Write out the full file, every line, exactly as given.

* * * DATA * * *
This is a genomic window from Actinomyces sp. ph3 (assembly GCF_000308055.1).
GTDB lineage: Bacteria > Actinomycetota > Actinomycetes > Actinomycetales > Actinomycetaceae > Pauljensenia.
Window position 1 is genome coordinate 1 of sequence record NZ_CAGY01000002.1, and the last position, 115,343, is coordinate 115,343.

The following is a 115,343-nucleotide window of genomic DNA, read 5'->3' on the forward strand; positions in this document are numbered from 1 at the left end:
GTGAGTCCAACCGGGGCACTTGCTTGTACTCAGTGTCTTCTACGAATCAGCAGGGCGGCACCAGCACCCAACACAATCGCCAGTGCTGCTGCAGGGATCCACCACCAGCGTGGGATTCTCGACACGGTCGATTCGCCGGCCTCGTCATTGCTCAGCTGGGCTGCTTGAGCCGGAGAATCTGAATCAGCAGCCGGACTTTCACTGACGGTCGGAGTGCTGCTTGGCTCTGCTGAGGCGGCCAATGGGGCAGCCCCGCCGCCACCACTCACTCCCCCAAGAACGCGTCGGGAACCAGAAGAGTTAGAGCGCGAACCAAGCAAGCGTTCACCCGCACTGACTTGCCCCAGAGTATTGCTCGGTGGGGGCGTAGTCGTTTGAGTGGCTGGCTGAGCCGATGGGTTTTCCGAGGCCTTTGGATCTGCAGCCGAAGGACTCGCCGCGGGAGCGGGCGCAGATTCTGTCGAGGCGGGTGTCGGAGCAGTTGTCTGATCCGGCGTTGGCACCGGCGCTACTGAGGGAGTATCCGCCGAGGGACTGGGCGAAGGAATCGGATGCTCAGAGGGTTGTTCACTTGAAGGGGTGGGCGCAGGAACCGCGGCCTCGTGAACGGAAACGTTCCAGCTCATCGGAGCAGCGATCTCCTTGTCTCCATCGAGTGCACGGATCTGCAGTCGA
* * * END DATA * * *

This is a genomic window from Actinomyces sp. ph3 (assembly GCF_000308055.1).
GTDB lineage: Bacteria > Actinomycetota > Actinomycetes > Actinomycetales > Actinomycetaceae > Pauljensenia.
Window position 1 is genome coordinate 1 of sequence record NZ_CAGY01000002.1, and the last position, 115,343, is coordinate 115,343.

The following is a 115,343-nucleotide window of genomic DNA, read 5'->3' on the forward strand; positions in this document are numbered from 1 at the left end:
GTGAGTCCAACCGGGGCACTTGCTTGTACTCAGTGTCTTCTACGAATCAGCAGGGCGGCACCAGCACCCAACACAATCGCCAGTGCTGCTGCAGGGATCCACCACCAGCGTGGGATTCTCGACACGGTCGATTCGCCGGCCTCGTCATTGCTCAGCTGGGCTGCTTGAGCCGGAGAATCTGAATCAGCAGCCGGACTTTCACTGACGGTCGGAGTGCTGCTTGGCTCTGCTGAGGCGGCCAATGGGGCAGCCCCGCCGCCACCACTCACTCCCCCAAGAACGCGTCGGGAACCAGAAGAGTTAGAGCGCGAACCAAGCAAGCGTTCACCCGCACTGACTTGCCCCAGAGTATTGCTCGGTGGGGGCGTAGTCGTTTGAGTGGCTGGCTGAGCCGATGGGTTTTCCGAGGCCTTTGGATCTGCAGCCGAAGGACTCGCCGCGGGAGCGGGCGCAGATTCTGTCGAGGCGGGTGTCGGAGCAGTTGTCTGATCCGGCGTTGGCACCGGCGCTACTGAGGGAGTATCCGCCGAGGGACTGGGCGAAGGAATCGGATGCTCAGAGGGTTGTTCACTTGAAGGGGTGGGCGCAGGAACCGCGGCCTCGTGAACGGAAACGTTCCAGCTCATCGGAGCAGCGATCTCCTTGTCTCCATCGAGTGCACGGATCTGCAGTCGA